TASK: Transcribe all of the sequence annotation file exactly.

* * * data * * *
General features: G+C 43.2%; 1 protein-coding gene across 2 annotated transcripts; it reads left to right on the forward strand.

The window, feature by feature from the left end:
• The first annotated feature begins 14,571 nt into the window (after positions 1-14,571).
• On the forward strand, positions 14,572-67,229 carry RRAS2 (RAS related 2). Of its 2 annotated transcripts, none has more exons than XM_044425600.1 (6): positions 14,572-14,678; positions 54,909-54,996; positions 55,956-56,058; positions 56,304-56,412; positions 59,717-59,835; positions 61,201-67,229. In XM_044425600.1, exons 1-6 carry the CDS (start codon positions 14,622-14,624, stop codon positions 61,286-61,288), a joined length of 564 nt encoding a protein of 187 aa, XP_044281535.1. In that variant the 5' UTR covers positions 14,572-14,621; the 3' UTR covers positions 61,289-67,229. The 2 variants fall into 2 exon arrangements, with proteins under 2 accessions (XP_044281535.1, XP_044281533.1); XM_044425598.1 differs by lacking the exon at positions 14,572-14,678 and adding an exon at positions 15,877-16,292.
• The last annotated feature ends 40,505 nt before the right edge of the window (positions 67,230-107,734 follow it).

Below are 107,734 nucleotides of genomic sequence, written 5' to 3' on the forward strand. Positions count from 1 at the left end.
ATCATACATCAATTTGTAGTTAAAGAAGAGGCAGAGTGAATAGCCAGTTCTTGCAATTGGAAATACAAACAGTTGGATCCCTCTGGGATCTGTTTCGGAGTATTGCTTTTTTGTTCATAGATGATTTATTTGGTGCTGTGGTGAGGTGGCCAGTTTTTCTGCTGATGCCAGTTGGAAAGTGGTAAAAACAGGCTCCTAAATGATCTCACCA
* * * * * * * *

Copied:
General features: G+C 43.2%; 1 protein-coding gene across 2 annotated transcripts; it reads left to right on the forward strand.

The window, feature by feature from the left end:
• The first annotated feature begins 14,571 nt into the window (after positions 1-14,571).
• On the forward strand, positions 14,572-67,229 carry RRAS2 (RAS related 2). Of its 2 annotated transcripts, none has more exons than XM_044425600.1 (6): positions 14,572-14,678; positions 54,909-54,996; positions 55,956-56,058; positions 56,304-56,412; positions 59,717-59,835; positions 61,201-67,229. In XM_044425600.1, exons 1-6 carry the CDS (start codon positions 14,622-14,624, stop codon positions 61,286-61,288), a joined length of 564 nt encoding a protein of 187 aa, XP_044281535.1. In that variant the 5' UTR covers positions 14,572-14,621; the 3' UTR covers positions 61,289-67,229. The 2 variants fall into 2 exon arrangements, with proteins under 2 accessions (XP_044281535.1, XP_044281533.1); XM_044425598.1 differs by lacking the exon at positions 14,572-14,678 and adding an exon at positions 15,877-16,292.
• The last annotated feature ends 40,505 nt before the right edge of the window (positions 67,230-107,734 follow it).

Below are 107,734 nucleotides of genomic sequence, written 5' to 3' on the forward strand. Positions count from 1 at the left end.
ATCATACATCAATTTGTAGTTAAAGAAGAGGCAGAGTGAATAGCCAGTTCTTGCAATTGGAAATACAAACAGTTGGATCCCTCTGGGATCTGTTTCGGAGTATTGCTTTTTTGTTCATAGATGATTTATTTGGTGCTGTGGTGAGGTGGCCAGTTTTTCTGCTGATGCCAGTTGGAAAGTGGTAAAAACAGGCTCCTAAATGATCTCACCA